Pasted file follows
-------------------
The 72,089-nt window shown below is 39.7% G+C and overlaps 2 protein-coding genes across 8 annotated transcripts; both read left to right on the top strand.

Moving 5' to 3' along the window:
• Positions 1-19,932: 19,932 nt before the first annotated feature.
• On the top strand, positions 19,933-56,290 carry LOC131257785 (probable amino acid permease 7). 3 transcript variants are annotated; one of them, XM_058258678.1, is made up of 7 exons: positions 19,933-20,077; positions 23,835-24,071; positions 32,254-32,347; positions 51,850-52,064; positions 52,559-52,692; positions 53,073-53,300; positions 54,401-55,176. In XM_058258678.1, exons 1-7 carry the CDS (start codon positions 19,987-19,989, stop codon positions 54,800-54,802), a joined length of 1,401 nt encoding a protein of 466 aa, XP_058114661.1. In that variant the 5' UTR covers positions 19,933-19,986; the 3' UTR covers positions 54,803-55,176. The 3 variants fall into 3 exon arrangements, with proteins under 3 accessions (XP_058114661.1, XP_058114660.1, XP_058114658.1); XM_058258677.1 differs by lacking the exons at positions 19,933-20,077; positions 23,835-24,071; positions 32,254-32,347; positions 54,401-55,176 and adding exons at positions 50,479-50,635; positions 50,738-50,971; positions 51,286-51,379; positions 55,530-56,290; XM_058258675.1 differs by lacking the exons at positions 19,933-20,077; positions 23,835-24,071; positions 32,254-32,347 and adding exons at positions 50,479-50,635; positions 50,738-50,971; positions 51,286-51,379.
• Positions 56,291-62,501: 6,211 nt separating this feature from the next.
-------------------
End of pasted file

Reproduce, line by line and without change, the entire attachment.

The 72,089-nt window shown below is 39.7% G+C and overlaps 2 protein-coding genes across 8 annotated transcripts; both read left to right on the top strand.

Moving 5' to 3' along the window:
• Positions 1-19,932: 19,932 nt before the first annotated feature.
• On the top strand, positions 19,933-56,290 carry LOC131257785 (probable amino acid permease 7). 3 transcript variants are annotated; one of them, XM_058258678.1, is made up of 7 exons: positions 19,933-20,077; positions 23,835-24,071; positions 32,254-32,347; positions 51,850-52,064; positions 52,559-52,692; positions 53,073-53,300; positions 54,401-55,176. In XM_058258678.1, exons 1-7 carry the CDS (start codon positions 19,987-19,989, stop codon positions 54,800-54,802), a joined length of 1,401 nt encoding a protein of 466 aa, XP_058114661.1. In that variant the 5' UTR covers positions 19,933-19,986; the 3' UTR covers positions 54,803-55,176. The 3 variants fall into 3 exon arrangements, with proteins under 3 accessions (XP_058114661.1, XP_058114660.1, XP_058114658.1); XM_058258677.1 differs by lacking the exons at positions 19,933-20,077; positions 23,835-24,071; positions 32,254-32,347; positions 54,401-55,176 and adding exons at positions 50,479-50,635; positions 50,738-50,971; positions 51,286-51,379; positions 55,530-56,290; XM_058258675.1 differs by lacking the exons at positions 19,933-20,077; positions 23,835-24,071; positions 32,254-32,347 and adding exons at positions 50,479-50,635; positions 50,738-50,971; positions 51,286-51,379.
• Positions 56,291-62,501: 6,211 nt separating this feature from the next.